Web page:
Cupin Superfamily

The 7S and 11S globulins are classified into the cupin superfamily (31,32).

Cupin comes from "cupa," the Latin term for a small barrel. The characteristic cupin domain comprises two conserved motifs, G(x)5HxH(x)3,4E(x)6G and G(x)5PxG(x)3N (31,32). Based on structural features, cupin proteins are classified as either a monocupin having one cupin motif per one monomer, and a bicupin having two cupin motifs per one monomer. The 7S and 11S globulins are bicupins. Cupin proteins are also known to have diverse functions. For example, in addition to seed storage proteins, an oxalate oxidase and a sucrose binding protein belong to this group (33,34).

In the three dimensional structure of the cupin protein phaseolin, which was determined at the early stage of research of the cupin superfamily, the cupin motifs are located at the C and D strands and at the G and H strands of the ^-barrel (Figure 2.7). The length between motifs varies largely among species of proteins. Later, the three dimensional structures of many cupin proteins were shown to have a jellyroll type ^-barrel structure. Further, it was elucidated that in addition to a tertiary structure, a quaternary structure is common among cupin proteins. Three dimensional structures of many cupin proteins indicate that an arabinose binding domain of AraC transcription factor from E. coli, a dimeric dTDP-4-dehydrorhamnose 3,5-epimerase from Salmonella enterica, a hexameric germin from barley and an oxalate decarboxylase from Bacillus subtilis are very similar to the domain, protomer, and trimer of proglycinin and P-conglycinin, and the hexamer of glycinin, respectively (27,29,33,34) (Figure 2.7).

Figure 2.7 Ribbon diagrams of the three dimensional structures of cupin superfamily. (a) arabi-nose-binding domain of AraC transcription factor from E. coli (PDB code: 2ARA); (b) dimeric dTDP-4-dehydrorhamnose 3,5-epimerase from Salmonella enterica (1DZR); (c) hexameric germin from barley (1FI2); (d) oxalate decarboxylase from Bacillus subtilis (IJ58). The cupin motifs in (b) are shown in dark gray. Manganese ions are indicated by balls in (c) and (d). (From: Dunwell, J.M., A. Culham, C.E. Carter, C.R. Sosa-Aguirre, PW. Goodenough. Trends Biochem. Sci. 26:740-746, 2001; and Anand, R., PC. Dorrestein, C. Kinsland, T.P Begley, S.E. Ealick. Biochemistry 41:76597669, 2002.)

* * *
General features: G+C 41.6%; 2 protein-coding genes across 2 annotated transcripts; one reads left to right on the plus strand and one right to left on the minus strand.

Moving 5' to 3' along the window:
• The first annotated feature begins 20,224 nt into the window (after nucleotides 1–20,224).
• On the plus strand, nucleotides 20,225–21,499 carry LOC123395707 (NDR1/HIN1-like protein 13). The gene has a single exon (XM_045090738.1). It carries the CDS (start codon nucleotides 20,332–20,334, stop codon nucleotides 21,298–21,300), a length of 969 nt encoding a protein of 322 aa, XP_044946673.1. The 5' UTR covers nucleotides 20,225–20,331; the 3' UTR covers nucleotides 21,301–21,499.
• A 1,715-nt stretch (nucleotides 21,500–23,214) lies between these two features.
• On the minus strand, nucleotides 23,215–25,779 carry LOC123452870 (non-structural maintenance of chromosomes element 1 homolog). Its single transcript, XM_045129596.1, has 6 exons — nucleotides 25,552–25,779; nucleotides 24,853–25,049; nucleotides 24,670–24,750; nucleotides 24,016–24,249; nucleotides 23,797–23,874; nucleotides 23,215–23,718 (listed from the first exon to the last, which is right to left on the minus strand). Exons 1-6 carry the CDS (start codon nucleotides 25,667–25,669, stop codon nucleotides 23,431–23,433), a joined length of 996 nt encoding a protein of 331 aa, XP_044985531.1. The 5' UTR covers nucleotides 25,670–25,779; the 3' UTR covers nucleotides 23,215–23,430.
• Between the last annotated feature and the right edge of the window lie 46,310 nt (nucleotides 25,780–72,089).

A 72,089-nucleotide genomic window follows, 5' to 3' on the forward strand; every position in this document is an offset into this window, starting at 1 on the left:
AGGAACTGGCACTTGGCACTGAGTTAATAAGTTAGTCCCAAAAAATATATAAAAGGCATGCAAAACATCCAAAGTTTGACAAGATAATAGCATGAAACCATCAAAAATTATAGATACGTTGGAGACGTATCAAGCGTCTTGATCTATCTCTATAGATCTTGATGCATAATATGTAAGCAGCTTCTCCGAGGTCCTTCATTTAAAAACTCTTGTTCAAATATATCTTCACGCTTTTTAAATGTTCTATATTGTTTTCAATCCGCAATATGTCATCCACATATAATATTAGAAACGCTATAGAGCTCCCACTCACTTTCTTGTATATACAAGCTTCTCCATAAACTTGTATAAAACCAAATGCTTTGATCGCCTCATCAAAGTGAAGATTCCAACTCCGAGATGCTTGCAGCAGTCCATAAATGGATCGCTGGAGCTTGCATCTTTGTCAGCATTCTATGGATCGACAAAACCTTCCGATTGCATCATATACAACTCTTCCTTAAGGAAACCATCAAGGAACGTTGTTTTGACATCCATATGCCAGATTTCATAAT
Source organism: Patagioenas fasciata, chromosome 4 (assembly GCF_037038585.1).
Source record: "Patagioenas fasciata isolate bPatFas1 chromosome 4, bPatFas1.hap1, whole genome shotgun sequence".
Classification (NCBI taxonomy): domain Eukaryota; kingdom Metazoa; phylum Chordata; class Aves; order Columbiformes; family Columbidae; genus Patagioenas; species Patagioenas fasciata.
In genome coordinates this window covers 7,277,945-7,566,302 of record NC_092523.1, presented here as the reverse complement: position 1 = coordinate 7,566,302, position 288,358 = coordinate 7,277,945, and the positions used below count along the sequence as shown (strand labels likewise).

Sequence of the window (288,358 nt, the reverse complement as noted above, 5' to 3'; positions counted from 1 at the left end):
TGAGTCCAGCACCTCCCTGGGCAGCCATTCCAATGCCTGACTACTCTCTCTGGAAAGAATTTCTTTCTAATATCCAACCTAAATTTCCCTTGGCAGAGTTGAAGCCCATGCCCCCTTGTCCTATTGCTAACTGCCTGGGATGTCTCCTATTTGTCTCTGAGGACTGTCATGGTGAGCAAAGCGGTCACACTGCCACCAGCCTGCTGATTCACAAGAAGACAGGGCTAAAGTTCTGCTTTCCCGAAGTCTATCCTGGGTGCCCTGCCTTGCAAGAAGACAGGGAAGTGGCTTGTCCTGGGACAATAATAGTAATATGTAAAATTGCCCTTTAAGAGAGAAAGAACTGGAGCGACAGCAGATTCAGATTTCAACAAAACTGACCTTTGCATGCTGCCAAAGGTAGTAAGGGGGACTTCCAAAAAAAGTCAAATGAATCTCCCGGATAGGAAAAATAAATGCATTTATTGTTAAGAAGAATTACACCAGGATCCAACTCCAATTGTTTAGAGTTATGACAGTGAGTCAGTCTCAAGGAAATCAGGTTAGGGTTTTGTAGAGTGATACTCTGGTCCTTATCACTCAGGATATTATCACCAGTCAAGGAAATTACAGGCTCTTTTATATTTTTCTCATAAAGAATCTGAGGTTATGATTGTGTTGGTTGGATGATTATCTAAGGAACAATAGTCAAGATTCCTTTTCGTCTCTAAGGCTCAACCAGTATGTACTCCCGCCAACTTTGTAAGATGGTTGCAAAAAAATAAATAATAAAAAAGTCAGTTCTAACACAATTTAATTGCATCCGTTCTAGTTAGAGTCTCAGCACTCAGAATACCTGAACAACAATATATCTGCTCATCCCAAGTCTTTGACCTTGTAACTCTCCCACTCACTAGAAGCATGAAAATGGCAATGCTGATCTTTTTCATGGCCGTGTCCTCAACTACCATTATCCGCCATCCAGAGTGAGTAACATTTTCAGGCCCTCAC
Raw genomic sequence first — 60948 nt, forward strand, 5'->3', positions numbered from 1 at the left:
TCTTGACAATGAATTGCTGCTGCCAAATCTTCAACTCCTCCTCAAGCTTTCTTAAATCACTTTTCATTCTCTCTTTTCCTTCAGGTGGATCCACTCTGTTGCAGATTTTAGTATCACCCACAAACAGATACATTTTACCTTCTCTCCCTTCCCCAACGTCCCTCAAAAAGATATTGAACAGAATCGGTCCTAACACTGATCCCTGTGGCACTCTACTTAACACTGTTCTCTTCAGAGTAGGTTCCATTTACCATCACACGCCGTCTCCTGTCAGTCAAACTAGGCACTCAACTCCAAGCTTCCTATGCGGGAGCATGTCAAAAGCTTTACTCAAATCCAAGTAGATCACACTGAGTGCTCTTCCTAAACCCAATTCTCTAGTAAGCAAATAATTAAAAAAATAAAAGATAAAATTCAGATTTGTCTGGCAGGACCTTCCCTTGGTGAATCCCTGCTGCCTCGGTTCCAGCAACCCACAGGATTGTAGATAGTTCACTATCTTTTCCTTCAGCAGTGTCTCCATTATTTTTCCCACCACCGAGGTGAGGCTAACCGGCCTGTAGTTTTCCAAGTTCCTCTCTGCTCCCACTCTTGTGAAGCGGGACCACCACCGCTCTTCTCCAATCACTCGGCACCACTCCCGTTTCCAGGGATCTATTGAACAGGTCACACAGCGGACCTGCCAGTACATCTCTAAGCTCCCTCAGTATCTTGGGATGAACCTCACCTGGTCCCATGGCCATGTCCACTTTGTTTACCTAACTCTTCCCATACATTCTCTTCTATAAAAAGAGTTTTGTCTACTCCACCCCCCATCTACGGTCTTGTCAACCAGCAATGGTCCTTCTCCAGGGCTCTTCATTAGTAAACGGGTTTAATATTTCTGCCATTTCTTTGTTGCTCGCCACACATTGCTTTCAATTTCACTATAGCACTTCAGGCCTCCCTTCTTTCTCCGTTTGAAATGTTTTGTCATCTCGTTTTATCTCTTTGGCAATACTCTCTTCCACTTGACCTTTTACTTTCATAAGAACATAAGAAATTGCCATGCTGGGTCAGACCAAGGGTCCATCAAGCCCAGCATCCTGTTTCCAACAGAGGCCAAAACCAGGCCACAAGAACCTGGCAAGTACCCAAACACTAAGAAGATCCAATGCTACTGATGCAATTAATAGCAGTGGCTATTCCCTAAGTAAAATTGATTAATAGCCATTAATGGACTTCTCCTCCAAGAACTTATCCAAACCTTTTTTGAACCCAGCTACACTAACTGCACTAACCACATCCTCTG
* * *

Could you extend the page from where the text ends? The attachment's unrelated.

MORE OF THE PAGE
Figure 2.7 Ribbon diagrams of the three dimensional structures of cupin superfamily. (a) arabi-nose-binding domain of AraC transcription factor from E. coli (PDB code: 2ARA); (b) dimeric dTDP-4-dehydrorhamnose 3,5-epimerase from Salmonella enterica (1DZR); (c) hexameric germin from barley (1FI2); (d) oxalate decarboxylase from Bacillus subtilis (IJ58). The cupin motifs in (b) are shown in dark gray. Manganese ions are indicated by balls in (c) and (d). (From: Dunwell, J.M., A. Culham, C.E. Carter, C.R. Sosa-Aguirre, PW. Goodenough. Trends Biochem. Sci. 26:740-746, 2001; and Anand, R., PC. Dorrestein, C. Kinsland, T.P Begley, S.E. Ealick. Biochemistry 41:76597669, 2002.)

The cupin fold is evolutionally conserved, although amino acid sequences are not conserved except the cupin motifs. This indicates that the cupin motif is essential for the formation and maintenance of the structures of glycinin and P-conglycinin.

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